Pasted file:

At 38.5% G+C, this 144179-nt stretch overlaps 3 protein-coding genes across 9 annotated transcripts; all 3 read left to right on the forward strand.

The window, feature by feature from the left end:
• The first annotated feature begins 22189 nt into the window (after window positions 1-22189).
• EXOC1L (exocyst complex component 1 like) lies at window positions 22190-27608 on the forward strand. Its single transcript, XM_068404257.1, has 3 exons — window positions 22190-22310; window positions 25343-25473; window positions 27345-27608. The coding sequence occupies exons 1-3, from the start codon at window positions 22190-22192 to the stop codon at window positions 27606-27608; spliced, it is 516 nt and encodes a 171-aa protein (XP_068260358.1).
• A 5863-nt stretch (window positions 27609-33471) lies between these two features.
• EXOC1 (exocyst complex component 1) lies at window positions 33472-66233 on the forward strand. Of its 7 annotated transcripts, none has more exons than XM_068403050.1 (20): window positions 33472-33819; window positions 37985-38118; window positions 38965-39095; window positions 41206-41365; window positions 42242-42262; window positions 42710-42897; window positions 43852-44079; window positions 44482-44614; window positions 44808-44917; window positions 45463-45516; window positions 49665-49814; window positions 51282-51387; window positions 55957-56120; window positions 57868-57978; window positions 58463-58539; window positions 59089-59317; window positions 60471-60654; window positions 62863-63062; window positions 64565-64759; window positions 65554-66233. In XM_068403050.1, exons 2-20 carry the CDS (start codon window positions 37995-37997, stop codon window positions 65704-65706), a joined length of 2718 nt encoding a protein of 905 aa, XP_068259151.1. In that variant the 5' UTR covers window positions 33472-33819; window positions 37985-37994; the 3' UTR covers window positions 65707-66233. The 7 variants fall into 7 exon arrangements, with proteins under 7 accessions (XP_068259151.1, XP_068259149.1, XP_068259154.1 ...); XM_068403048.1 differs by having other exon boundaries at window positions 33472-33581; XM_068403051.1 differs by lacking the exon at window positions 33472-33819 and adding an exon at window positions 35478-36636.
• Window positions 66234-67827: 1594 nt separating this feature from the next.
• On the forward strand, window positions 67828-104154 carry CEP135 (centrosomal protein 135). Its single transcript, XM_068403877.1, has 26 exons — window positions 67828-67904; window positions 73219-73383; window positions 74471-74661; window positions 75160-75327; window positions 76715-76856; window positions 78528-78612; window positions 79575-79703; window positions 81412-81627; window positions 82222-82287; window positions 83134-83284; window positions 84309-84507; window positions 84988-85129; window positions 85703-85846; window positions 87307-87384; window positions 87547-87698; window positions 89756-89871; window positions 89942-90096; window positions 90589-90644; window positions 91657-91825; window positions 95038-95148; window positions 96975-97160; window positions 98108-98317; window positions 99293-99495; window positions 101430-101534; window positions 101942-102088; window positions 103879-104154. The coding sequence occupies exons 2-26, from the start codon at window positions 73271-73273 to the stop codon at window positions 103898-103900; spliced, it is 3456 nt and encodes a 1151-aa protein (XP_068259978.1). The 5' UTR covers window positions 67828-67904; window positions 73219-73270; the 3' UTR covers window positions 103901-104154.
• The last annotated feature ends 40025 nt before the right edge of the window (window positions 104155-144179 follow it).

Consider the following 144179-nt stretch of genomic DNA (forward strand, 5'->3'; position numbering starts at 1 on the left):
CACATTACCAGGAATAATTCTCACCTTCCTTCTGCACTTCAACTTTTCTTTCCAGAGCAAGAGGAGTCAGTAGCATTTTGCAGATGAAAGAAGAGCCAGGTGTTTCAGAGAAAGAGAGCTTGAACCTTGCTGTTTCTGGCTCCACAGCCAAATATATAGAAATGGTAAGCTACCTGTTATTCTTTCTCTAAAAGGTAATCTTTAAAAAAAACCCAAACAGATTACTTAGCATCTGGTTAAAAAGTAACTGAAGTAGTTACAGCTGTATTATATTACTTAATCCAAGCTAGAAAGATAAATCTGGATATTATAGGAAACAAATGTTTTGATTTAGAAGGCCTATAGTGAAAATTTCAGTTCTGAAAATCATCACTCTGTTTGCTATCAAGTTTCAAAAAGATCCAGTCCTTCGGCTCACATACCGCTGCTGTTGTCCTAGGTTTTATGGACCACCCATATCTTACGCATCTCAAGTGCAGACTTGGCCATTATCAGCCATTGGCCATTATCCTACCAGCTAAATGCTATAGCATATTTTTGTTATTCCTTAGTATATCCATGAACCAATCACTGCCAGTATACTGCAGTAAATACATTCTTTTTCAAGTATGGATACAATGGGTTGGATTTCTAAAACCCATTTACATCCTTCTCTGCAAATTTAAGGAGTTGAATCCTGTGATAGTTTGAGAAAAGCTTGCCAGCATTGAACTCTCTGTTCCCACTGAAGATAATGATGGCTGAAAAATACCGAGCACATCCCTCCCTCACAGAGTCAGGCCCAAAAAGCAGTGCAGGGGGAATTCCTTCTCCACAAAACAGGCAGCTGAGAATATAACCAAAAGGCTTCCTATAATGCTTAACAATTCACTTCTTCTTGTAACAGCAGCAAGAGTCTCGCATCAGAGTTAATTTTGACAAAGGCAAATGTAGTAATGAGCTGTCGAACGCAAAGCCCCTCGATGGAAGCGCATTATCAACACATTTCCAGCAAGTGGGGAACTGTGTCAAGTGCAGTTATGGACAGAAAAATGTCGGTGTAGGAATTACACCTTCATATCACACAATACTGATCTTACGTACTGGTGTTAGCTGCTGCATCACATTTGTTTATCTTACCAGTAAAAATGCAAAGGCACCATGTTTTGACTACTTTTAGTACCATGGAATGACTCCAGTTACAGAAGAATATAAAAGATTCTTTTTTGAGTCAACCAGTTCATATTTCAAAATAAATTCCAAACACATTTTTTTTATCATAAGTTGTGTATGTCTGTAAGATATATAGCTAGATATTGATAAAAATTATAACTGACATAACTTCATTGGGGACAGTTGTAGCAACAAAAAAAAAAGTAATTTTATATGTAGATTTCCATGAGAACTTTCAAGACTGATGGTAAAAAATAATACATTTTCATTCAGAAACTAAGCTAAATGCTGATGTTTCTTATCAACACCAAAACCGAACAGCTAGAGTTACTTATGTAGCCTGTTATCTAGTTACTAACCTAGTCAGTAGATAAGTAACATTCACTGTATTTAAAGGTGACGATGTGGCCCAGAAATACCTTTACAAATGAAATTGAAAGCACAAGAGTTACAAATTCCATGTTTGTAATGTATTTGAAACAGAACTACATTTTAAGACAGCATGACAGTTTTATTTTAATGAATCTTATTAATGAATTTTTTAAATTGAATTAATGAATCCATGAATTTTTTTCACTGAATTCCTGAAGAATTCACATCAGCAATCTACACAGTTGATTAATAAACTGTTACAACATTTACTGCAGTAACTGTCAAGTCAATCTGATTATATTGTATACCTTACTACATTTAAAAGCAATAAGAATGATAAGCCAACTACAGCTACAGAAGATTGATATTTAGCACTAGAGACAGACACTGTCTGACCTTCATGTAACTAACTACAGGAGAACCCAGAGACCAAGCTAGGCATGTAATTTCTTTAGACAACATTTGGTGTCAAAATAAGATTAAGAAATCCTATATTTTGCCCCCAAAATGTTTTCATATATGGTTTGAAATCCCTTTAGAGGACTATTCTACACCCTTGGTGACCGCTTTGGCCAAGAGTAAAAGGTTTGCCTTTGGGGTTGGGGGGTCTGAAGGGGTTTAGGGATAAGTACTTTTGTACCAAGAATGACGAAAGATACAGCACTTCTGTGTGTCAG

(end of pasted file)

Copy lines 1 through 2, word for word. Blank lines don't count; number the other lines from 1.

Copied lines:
At 38.5% G+C, this 144179-nt stretch overlaps 3 protein-coding genes across 9 annotated transcripts; all 3 read left to right on the forward strand.

The window, feature by feature from the left end: